RE: [SI-LIST] : Conducted EMC Testing of PLL jitter

Colin Brench (
Tue, 29 Sep 98 16:06:56 EDT


The application of enough rf power to cause your power to groundplane
voltage to be modulated up to 200mV p-p would certainly cause things
to jitter though I don't know how you would know cause from effect.
Over a 1GHz bandwidth the impedance presented by the module will vary
significantly as probably will the coupling transformer.

A less drastic method would be to isolate the power to specific
devices and apply the rf to them one at a time. This could be done
though a small current transformer, with a ferrite, or with a very
small resistor. In this way you would be able to apply a known level
of noise and be able to check that it is realistic. (If the device is
extremely well decoupled you might need an unrealistic ammount of
power to induce 200mV p-p)

Good luck,

orginal message follows:-

Perhaps some of the EMI/EMC savvy people on the list have
some comments and/or opinions on how best to couple an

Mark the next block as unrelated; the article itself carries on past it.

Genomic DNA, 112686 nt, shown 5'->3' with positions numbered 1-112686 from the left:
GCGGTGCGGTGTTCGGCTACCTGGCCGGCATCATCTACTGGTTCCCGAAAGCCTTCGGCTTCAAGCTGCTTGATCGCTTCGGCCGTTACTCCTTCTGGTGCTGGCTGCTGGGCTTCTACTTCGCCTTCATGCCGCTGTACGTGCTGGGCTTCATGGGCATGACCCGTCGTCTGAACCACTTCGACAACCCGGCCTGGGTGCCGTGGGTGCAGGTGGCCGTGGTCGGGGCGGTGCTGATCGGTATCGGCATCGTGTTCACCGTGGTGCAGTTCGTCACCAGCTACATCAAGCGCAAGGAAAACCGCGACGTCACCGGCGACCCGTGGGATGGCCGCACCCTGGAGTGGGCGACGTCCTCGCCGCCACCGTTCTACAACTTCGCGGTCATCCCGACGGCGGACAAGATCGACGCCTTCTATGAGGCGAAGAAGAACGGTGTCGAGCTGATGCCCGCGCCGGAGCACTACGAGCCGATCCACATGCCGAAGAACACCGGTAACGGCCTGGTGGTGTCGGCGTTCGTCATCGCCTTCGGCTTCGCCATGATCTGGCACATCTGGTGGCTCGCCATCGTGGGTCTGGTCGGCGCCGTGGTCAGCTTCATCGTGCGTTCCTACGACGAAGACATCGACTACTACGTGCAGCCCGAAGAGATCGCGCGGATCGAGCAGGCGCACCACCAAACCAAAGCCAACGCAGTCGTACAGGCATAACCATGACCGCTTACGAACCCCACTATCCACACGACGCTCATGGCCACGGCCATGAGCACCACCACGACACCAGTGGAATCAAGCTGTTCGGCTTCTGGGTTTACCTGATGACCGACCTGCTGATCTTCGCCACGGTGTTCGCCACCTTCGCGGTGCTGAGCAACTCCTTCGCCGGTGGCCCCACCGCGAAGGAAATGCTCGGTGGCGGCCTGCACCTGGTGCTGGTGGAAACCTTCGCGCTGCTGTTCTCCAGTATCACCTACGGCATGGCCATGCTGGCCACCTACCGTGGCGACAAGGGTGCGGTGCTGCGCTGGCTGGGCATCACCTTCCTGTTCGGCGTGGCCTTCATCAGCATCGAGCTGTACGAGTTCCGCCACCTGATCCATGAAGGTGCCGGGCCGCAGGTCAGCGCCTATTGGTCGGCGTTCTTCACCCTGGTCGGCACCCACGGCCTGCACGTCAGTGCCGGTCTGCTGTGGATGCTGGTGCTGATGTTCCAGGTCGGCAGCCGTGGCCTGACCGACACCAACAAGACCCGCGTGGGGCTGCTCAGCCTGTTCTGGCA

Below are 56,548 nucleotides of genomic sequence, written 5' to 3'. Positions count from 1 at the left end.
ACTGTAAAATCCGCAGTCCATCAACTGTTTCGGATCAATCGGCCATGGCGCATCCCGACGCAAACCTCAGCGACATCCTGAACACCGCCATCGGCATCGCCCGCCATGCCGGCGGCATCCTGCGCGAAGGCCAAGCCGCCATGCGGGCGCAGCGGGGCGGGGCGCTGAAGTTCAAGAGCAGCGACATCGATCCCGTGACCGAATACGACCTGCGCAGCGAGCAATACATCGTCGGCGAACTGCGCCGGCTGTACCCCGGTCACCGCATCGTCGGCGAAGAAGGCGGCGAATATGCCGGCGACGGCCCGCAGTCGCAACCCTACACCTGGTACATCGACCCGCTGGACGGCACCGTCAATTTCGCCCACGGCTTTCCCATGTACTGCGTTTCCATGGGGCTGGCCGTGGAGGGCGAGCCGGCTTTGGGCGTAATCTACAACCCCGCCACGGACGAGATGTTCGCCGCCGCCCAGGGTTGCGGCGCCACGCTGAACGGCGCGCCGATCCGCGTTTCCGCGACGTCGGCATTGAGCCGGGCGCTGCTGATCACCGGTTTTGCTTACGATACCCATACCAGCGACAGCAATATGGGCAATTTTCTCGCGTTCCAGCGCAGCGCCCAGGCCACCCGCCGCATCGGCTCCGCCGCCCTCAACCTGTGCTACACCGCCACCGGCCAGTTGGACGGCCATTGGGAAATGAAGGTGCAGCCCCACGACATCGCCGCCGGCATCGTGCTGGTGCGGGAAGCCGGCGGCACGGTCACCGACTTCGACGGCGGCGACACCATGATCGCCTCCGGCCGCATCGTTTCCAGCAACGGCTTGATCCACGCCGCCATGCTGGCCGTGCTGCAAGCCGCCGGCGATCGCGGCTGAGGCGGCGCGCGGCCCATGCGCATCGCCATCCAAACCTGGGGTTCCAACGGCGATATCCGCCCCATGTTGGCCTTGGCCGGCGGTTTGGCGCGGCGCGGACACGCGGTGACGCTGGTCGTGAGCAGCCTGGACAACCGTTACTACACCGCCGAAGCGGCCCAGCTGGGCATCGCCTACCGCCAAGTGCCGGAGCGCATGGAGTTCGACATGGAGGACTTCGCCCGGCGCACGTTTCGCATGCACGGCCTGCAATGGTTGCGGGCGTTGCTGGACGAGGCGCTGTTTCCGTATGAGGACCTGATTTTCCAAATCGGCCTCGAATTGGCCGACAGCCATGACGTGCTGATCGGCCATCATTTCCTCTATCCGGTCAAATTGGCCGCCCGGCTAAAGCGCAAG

interfering RF signal into the power planes of a digital board
to accomplish some EMC testing.

Basically I have a system (CPU's, memory, PLL's etc.) that
runs at a clock rate of several hundred MHz. I need to do
some tests to evaluate what effect noise on the power planes
over the range of ~DC to 1GHz has on the PLL jitter.

I would like to inject a signal (in the range of ~DC to 1 GHz)
into the power planes (up to maybe 200 mv p-p amplitude) to
see how the PLL handles the noise on it's power feed.

I have a broadband (10KHz to 1GHz) amplifier that can provide
an excitation level of up to 20 watts into 50 ohms.

We believe the system power distribution system (planes, bypass
caps etc.) looks like a broadband 50 milliohm (or less) impedance.

The question is: would impedance matching the 50 ohm amplifier
impedance to the sub-ohm plane impedance by means of a broadband
ferrite transmission line transformer be a prudent thing to do,
or is there another accepted way of doing this?

Any comments or suggestions on alternate ways of evaluating the
jitter performance of a system PLL in response to power supply
noise over a wide bandwidth would be of interest.

Ray Anderson

Sun Microsystems Inc.

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